Surrealism Drawings

History of Surrealism Drawings

Surrealism drawings did not immediately emerge with Surrealism itself around 1924. Andre Breton, along with poets Paul Éluard, Louis Aragon, and Philippe Soupault, established the movement in Paris as an intellectual and literary approach to escape rationality in a war-torn world. They were heavily influenced by the theories of Sigmund Freud and used a variety of automatic processes to tap into subconscious thoughts through writing and eventually drawing, painting, and sculpture. Surrealist drawings were created using techniques, like frottage and automatic drawing, culled from Freudian free association and early Dada experiments with automatism and found objects. Artists aimed to lose conscious control during the drawing process, instead looking for a revealed meaning in the finished product. Artists today are still interested in drawing with automatic methods or conveying images of dreams and fantasy in the Surrealist vein.

Surrealism Drawings Techniques

Traditional techniques used to produce surrealism drawings include automatic drawing, exquisite corpses, and frottage. To produce automatic drawings, artists allowed their hands to move randomly across the work’s surface, losing control of the drawing utensil and the composition itself. These artists were interested in finding form and meaning after the drawing was completed. The exquisite corpse or exquisite cadaver method resulted from artist collaborations in which each artist drew one part of a body on a piece of paper. The paper was then folded to conceal each person’s image before it was passed to the next artist, resulting in a final mismatched work. In frottage, artists make a rubbing of an object or textured surface using drawing utensils. Contemporary interest in these Surrealist techniques has also led to the invention of computer programs that allow artists to replace paper and pen with a monitor and mouse.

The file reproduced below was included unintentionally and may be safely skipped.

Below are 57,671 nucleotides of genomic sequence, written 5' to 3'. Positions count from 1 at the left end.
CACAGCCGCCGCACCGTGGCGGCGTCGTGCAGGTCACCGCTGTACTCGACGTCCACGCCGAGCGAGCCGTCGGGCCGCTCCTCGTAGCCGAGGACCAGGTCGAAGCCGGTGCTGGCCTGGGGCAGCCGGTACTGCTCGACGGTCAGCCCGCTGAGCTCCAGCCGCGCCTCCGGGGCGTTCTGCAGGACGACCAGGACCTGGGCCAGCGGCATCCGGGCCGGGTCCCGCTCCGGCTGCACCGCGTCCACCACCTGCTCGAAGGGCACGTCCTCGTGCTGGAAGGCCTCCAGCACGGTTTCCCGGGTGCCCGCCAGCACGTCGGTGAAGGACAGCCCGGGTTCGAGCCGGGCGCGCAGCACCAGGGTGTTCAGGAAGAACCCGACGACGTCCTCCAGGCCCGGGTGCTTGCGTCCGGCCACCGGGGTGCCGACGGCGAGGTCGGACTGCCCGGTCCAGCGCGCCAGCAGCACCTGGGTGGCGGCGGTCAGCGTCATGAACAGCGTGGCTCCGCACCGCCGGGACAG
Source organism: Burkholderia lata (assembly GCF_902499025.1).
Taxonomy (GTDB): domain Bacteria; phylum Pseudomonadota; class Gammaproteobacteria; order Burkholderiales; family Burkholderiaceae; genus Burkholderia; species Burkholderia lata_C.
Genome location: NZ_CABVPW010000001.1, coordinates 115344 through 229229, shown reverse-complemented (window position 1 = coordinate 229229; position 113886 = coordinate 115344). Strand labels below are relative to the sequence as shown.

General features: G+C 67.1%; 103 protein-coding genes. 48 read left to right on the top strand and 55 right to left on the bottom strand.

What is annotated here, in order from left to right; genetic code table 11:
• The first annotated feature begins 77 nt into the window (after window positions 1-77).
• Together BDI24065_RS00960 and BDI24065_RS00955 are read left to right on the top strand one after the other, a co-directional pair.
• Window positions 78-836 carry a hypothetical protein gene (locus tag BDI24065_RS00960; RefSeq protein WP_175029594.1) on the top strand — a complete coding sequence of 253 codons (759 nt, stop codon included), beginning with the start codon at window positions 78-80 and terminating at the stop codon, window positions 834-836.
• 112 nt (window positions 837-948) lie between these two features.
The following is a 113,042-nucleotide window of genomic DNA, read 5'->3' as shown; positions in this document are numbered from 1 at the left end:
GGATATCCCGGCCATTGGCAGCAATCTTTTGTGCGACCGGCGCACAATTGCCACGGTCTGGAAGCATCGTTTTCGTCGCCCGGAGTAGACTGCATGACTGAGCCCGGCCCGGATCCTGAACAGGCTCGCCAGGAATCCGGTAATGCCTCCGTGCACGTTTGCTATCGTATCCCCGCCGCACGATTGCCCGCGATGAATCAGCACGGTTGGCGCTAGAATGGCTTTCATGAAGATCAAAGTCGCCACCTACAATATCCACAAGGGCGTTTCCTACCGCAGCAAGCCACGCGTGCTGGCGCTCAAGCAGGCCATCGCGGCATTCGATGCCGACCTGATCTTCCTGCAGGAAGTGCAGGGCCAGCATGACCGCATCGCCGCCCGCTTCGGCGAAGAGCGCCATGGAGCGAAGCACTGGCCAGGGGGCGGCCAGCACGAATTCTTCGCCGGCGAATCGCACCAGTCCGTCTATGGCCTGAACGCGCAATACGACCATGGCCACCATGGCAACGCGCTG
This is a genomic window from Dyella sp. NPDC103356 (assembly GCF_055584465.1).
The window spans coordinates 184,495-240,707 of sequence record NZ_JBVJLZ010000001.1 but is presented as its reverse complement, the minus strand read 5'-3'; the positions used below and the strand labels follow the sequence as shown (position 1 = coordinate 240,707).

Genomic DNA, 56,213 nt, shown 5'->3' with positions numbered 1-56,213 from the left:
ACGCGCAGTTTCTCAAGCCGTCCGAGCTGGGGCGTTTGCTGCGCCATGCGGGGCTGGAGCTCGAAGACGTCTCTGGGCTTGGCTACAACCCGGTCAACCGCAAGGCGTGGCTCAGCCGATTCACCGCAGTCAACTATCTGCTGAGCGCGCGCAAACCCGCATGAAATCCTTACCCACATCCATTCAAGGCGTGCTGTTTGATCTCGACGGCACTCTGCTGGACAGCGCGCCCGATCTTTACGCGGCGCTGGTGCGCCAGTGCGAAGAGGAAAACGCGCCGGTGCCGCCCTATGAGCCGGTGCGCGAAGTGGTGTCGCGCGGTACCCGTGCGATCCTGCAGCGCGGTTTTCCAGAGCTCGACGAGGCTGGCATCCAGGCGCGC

Artists Known For Surrealism Drawings

André Masson’s “Automatic Drawing” (1924) is perhaps one of the most iconic examples of Surrealist automatic drawings. The work’s organic, curving lines appear as just a webbed mass of ink, but Masson found images of fragmented objects within it after its completion. Max Ernst is well-known for his shaded Surrealism drawings created with the frottage technique. He rubbed surfaces ranging from floorboards to plants to create works like “Forest and Sun” (1931). Francis Picabia’s “Olga” (1930) is just one of many surrealism drawings of eyes; eyes were a common motif in Surrealist art because they symbolized perception and alluded to the female anatomy. Artists known for creating exquisite corpses include Marcel Duchamp, Yves Tanguy, Benjamin Peret, and Jacques Prevert. Other famous artists who practiced automatic drawing include Andre Breton, Jean Arp, Joan Miro, and Salvador Dali. Jim Shaw, Alexandra Grant, Stas Orlovski, and Mark Licari put a contemporary spin on older Surrealist drawing methods.